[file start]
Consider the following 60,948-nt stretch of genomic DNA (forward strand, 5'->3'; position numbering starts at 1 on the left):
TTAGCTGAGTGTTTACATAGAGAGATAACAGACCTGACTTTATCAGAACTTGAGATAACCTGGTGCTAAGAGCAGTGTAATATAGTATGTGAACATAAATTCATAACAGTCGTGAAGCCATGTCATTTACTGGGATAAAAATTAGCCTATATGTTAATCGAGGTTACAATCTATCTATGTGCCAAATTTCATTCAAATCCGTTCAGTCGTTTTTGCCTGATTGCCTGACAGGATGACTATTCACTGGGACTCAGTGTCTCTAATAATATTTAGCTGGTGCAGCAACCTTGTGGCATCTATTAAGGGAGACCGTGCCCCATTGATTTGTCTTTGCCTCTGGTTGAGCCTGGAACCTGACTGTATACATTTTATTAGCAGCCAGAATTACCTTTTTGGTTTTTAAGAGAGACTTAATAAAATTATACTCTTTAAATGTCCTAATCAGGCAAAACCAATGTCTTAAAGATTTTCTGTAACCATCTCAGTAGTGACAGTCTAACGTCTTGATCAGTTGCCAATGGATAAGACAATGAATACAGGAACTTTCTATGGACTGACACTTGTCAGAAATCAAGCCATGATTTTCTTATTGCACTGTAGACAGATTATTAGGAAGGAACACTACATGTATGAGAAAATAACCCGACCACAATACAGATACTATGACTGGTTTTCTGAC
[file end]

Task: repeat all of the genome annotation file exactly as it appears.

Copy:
Consider the following 60,948-nt stretch of genomic DNA (forward strand, 5'->3'; position numbering starts at 1 on the left):
TTAGCTGAGTGTTTACATAGAGAGATAACAGACCTGACTTTATCAGAACTTGAGATAACCTGGTGCTAAGAGCAGTGTAATATAGTATGTGAACATAAATTCATAACAGTCGTGAAGCCATGTCATTTACTGGGATAAAAATTAGCCTATATGTTAATCGAGGTTACAATCTATCTATGTGCCAAATTTCATTCAAATCCGTTCAGTCGTTTTTGCCTGATTGCCTGACAGGATGACTATTCACTGGGACTCAGTGTCTCTAATAATATTTAGCTGGTGCAGCAACCTTGTGGCATCTATTAAGGGAGACCGTGCCCCATTGATTTGTCTTTGCCTCTGGTTGAGCCTGGAACCTGACTGTATACATTTTATTAGCAGCCAGAATTACCTTTTTGGTTTTTAAGAGAGACTTAATAAAATTATACTCTTTAAATGTCCTAATCAGGCAAAACCAATGTCTTAAAGATTTTCTGTAACCATCTCAGTAGTGACAGTCTAACGTCTTGATCAGTTGCCAATGGATAAGACAATGAATACAGGAACTTTCTATGGACTGACACTTGTCAGAAATCAAGCCATGATTTTCTTATTGCACTGTAGACAGATTATTAGGAAGGAACACTACATGTATGAGAAAATAACCCGACCACAATACAGATACTATGACTGGTTTTCTGAC